You should by now have learned how to master the art of automation. If you send a chunk of your salary automatically to your savings every month you would be paying yourself first. And when you save money, you can tap into the power of compounding interest. This is when you earn interest on your savings, which is added to your savings and you then earn interest on it. If you automatically save as little as $50 a month for 30 years you would end up a millionaire – thanks to the power of compounding interest.

You should have a Roth IRA

If you have a conventional IRA, good for you. That’s money that you save pretax, meaning it’s money you don’t have to pay taxes on. However, the downside to this is that you will have to pay taxes on the money when you begin withdrawing it. In comparison, with a Roth IRA you pay taxes on the money you deposit into the account but it’s then tax-free when you withdraw it.

You should have written a will

None of us wants to think about our “final destination” but there’s no way to avoid the fact that your life will ultimately come to an end. If you don’t have a will, you will die intestate. If this occurs, a person will be named as your executor and will decide what happens to your property. Under intestate succession laws only spouses, and registered partners (if you live in a state where that’s an option) and blood relatives can inherit. This means any friends, unmarried partners or charities would get nothing despite any intentions you might’ve had to the contrary. So, if you haven’t done this already, go to an attorney or a site such as LegalZoom and get a will prepared That way you will be able to control exactly where your money and your properties go.

You should be paying off your high interest debts

If you haven’t done this already you need to sit down and make a list of your debts in order from the one that has the highest interest rate down to the one with the lowest. Once you have your debts prioritized, you need to concentrate on paying off the one that has the highest interest rate. Of course, you will need to continue to making at least the minimum payments on your other debts. But when you pay off the one that has the highest interest rate, you automatically save the most money, which you can then use to begin paying off the debt with the second highest interest rate and so on.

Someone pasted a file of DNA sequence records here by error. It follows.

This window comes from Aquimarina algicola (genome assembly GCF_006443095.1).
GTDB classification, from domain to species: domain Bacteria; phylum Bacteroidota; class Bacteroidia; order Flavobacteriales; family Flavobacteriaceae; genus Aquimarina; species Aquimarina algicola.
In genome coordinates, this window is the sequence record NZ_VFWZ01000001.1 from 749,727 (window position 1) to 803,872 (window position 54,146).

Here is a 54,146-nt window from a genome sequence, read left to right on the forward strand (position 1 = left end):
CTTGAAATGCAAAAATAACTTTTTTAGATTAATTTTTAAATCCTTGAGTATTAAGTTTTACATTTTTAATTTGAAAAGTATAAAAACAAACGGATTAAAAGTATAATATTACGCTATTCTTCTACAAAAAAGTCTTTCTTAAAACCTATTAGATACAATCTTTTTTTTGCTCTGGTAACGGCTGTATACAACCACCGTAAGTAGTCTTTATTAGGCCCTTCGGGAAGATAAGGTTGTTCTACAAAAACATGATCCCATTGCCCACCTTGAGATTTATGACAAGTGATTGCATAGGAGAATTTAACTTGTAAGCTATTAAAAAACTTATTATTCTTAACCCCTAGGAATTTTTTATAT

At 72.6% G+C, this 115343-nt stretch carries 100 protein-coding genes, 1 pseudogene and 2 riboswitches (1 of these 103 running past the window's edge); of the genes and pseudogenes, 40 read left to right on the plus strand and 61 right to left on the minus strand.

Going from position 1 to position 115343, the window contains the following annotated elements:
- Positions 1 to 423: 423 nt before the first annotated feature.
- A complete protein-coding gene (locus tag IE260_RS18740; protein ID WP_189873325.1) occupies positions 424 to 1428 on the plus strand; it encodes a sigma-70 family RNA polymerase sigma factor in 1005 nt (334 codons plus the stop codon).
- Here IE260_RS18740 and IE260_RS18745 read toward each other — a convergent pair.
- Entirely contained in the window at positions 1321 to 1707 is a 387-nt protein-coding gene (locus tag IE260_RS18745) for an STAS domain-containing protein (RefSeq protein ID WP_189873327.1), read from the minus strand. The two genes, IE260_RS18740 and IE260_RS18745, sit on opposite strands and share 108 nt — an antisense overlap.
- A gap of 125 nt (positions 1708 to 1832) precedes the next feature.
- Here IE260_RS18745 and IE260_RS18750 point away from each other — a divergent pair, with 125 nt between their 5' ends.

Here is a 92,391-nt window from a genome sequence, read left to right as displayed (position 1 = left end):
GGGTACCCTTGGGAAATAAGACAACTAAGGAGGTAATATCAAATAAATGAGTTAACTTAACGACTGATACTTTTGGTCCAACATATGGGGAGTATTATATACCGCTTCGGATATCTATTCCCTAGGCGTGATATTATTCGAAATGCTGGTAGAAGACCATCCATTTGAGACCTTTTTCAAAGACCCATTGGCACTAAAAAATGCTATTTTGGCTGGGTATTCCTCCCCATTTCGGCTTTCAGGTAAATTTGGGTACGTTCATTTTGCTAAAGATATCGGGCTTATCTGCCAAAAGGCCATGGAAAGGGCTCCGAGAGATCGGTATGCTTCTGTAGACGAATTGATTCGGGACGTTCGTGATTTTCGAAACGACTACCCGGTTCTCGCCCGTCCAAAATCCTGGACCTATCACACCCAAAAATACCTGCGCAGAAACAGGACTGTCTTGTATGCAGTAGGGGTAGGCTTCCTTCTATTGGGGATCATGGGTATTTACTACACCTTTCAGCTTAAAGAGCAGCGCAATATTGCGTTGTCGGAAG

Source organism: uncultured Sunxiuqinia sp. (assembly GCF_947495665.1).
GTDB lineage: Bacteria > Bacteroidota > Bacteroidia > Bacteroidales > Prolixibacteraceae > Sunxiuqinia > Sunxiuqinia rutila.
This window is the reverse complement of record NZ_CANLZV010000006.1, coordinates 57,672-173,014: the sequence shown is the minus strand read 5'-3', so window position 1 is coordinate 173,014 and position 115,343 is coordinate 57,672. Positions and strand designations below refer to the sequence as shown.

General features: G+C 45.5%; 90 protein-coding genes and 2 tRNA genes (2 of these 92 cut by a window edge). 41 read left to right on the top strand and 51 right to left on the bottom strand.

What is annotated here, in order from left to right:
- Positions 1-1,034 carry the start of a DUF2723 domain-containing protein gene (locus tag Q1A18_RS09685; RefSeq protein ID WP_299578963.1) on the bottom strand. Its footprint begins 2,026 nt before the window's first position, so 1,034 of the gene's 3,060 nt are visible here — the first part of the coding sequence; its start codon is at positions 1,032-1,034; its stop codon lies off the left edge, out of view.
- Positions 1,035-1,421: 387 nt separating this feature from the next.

You should have a decent credit score

If you’ve been handling your finances sensibly, which means keeping your credit card debts under control, you should by now have a fairly decent credit score – of 750 or above. Most lenders look at credit scores in ranges as follows.

  • Very good or excellent – between 700 and 850
  • Good credit score – between 680 and 699
  • Average credit score – between 620 and 679
  • Low credit score – between 580 and 619
  • Poor credit score – between 500 and 579
  • Bad credit score – between 300 and 499

If you haven’t seen your credit score recently, you can get it from www.myfico.com for $19.95 or free if you sign up for a trial of the company’s Score Watch program. It’s also possible to get a version of your credit score at sites such as www.creditkarma.com. If you have a credit score lower than 680, you may have some work ahead of you to get it raised. The reason for this is because there’s an indirect ratio that exists between your credit score and how much interest you will be charged on a credit card or a loan. In other words, the higher your score the lower interest rate you will be charged.

You should have already read several good personal finance books

While some people like to think you can master personal finance instinctually, this is just not the case. If you really want to be on top of your personal finances you need to have by now read several books. If not, you need to get to work. You should probably start with Your Money or Your Life ($12) and Total Money Makeover ($18). Beyond these, the simple fact is that you just can’t read too many books about money management.

You should know how to negotiate

Finally, by now you should have had some practice negotiating – over your salary, with service providers and others. While there are areas where it’s simply impossible to negotiate – like at your neighborhood supermarket – there are also many other areas where you can save money if you know how to negotiate successfully. If not, here’s a video with some good information about the art of negotiating.